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Bank of England Banking and Financial Institutions Carney, Mark J Economic Conditions and Trends Financial Conduct Authority (Great Britain) Interest Rates Stocks and Bonds Times of London Uncategorized

Bank of England Audio Was Leaked, Giving Some Traders an Edge

LONDON — The Bank of England said Thursday that an audio feed from its news conferences had been released to some investors before it had been made public, giving them a leg up on the rest of the market.

The central bank said it was investigating how a third-party supplier had gotten early access to policymakers’ remarks. In the world of high-speed trading, just a few seconds’ lead time can offer some investors a trading advantage.

The Financial Conduct Authority, which regulates Britain’s financial markets, also said it was investigating the leak. In an email, a spokeswoman declined to comment on whether the authority was aware of any trading based on the leaked information.

After queries from The Times of London, the Bank of England said the audio feed of its news conferences, maintained as a backup in case the video feed fails, had been “misused by a third-party supplier to the bank since earlier this year to supply services to other external clients.”

The audio feed provided traders a five- to eight-second advantage over the video feed, The Times reported.

Having a feed that can be watched on platforms like YouTube is meant to make the bank’s decision-making as transparent as possible.

Comments from the Bank of England’s news conferences, held roughly quarterly, are closely monitored for indications about the bank’s thinking on interest rates and the state of the economy. But Mark Carney, the bank’s governor since 2013, has aimed to provide forward guidance — that is, some indication of how the bank will manage monetary policy in the future. This approach has limited the potential for market-moving surprises from a shift in direction.

The European Central Bank in September started providing an audio feed with less of a delay to limit the ability of external companies to claim that they could get a jump on the widely available public feeds.

The Federal Reserve said Thursday that it sought to make its news conferences as widely available as possible and, to that end, streamed the events directly and through news organizations. A Fed spokesman added, however, that in light of the Bank of England report, the Federal Reserve would review its practices.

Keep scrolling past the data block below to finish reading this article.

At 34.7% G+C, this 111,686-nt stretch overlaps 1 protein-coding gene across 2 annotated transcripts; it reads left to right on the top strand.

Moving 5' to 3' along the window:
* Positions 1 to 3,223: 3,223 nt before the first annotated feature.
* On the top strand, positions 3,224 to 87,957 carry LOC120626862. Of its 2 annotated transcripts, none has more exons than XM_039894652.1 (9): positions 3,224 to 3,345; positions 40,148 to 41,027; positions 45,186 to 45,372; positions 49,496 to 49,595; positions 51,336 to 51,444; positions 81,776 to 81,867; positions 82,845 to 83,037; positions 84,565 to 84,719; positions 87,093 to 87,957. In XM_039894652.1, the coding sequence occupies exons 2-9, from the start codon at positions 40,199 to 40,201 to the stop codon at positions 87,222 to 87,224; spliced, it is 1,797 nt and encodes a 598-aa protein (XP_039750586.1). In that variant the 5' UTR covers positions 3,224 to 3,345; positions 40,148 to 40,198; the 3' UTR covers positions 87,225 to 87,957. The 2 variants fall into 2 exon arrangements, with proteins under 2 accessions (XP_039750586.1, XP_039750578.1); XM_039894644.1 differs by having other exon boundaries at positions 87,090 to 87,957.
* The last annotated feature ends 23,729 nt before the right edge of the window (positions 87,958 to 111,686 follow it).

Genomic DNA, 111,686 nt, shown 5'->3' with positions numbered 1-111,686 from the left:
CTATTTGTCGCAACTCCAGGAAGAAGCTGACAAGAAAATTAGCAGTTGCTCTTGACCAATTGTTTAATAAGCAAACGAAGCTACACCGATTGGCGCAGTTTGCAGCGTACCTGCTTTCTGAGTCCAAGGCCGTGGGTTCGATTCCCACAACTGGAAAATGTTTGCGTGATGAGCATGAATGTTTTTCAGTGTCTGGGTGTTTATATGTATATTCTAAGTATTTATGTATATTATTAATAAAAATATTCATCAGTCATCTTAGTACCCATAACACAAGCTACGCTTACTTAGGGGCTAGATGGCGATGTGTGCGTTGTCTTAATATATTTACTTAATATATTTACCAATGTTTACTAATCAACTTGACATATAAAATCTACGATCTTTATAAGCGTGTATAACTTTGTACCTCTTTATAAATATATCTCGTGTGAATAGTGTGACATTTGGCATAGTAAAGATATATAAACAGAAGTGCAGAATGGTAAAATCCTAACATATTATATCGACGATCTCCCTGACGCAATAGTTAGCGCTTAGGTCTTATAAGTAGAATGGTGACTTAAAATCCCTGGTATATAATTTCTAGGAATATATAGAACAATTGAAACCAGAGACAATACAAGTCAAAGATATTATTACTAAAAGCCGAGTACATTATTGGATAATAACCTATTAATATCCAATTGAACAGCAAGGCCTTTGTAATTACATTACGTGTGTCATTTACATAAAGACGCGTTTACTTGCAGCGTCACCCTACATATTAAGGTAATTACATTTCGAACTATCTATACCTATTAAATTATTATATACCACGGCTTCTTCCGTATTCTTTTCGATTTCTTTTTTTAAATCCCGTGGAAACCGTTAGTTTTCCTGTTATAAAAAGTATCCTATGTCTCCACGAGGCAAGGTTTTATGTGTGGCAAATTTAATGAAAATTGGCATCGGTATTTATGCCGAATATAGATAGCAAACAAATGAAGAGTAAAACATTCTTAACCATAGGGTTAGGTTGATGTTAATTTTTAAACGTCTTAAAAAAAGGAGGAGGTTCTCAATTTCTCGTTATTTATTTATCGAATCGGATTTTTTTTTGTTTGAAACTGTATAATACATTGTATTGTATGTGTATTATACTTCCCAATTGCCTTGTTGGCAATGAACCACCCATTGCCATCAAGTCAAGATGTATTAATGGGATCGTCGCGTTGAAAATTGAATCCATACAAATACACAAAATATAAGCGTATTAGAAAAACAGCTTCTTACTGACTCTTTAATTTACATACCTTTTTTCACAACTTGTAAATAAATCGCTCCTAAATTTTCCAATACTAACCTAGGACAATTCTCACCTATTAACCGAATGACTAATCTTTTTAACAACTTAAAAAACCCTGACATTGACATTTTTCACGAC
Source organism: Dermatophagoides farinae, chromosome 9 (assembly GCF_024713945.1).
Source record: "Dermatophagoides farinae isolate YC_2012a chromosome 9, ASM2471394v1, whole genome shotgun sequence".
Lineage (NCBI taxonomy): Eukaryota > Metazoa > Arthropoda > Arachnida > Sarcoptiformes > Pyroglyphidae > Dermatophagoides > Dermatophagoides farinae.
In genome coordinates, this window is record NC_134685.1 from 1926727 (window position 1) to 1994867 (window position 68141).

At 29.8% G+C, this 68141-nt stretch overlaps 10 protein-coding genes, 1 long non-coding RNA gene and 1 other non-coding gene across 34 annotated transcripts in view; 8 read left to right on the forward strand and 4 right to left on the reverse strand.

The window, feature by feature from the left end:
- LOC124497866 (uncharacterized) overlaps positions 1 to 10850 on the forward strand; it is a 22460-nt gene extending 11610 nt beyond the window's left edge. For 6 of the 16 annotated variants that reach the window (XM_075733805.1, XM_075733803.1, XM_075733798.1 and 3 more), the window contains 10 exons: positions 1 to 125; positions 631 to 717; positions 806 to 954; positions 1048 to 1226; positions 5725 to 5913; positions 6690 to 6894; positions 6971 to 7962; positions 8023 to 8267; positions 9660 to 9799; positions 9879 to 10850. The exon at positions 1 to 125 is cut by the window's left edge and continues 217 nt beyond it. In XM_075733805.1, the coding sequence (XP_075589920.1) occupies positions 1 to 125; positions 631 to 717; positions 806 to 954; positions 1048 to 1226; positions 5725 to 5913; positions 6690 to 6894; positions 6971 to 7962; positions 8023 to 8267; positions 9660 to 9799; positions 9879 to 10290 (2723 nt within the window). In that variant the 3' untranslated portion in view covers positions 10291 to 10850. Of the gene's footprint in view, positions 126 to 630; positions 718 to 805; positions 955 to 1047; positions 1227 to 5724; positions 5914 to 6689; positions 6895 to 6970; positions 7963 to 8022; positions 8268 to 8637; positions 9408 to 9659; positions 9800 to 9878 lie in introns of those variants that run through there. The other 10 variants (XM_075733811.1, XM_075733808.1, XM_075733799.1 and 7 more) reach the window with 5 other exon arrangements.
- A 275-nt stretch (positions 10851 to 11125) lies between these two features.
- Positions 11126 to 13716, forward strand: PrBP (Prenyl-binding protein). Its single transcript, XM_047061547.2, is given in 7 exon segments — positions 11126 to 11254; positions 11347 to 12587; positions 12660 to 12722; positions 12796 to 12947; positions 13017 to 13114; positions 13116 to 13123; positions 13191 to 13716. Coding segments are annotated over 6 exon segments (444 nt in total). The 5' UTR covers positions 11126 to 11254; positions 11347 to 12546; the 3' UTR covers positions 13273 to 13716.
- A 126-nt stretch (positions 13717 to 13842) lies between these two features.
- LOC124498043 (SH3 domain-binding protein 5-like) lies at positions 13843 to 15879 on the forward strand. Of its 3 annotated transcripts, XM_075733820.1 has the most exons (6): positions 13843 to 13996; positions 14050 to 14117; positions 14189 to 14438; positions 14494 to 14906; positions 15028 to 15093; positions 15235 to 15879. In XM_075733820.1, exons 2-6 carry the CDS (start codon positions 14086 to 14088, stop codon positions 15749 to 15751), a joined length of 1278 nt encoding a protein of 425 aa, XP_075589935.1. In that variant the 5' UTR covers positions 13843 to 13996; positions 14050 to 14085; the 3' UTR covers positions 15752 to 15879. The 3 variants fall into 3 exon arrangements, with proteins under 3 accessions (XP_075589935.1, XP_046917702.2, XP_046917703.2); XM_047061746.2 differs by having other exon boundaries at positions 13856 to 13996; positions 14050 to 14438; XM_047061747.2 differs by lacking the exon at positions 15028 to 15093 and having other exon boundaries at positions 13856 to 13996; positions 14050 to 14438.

Bloomberg said that it was the manager of the Bank of England’s video feed and that it made it available to other news providers. The bank did not identify the supplier of the audio feed, but said that it had disabled the supplier’s access. “As a result, the third-party supplier did not have any access to the most recent press conference and will no longer play any part in any of the bank’s future press conferences,” it said in a statement.

“The bank operates the highest standards of information security around the release of the market sensitive decisions of its policy committees,” the statement added. “The issue identified related only to the broadcast of press conferences that follow such statements.”

The disclosure came before the bank’s release of its periodic monetary policy statement on Thursday, in which it announced that it was keeping its benchmark interest rate unchanged at 0.75 percent.

The bank routinely puts reporters through tight precautions to prevent leaks that could prove valuable to traders. Before they are allowed to view policy announcements and forecasts ahead of their release, reporters are locked in a room with a security guard standing by and their cellphone connectivity is cut. They are not allowed to leave the room until after the embargo is lifted.

Premature access to information is a crucial concern to financial regulators around the world. In a 2015 case, prosecutors and regulators in the United States asserted that 32 traders and hackers had reaped more than $100 million in illegal proceeds from a scheme that provided a look at corporate news releases before they were made public.

Elian Peltier contributed reporting from London and Jeanna Smialek from Washington.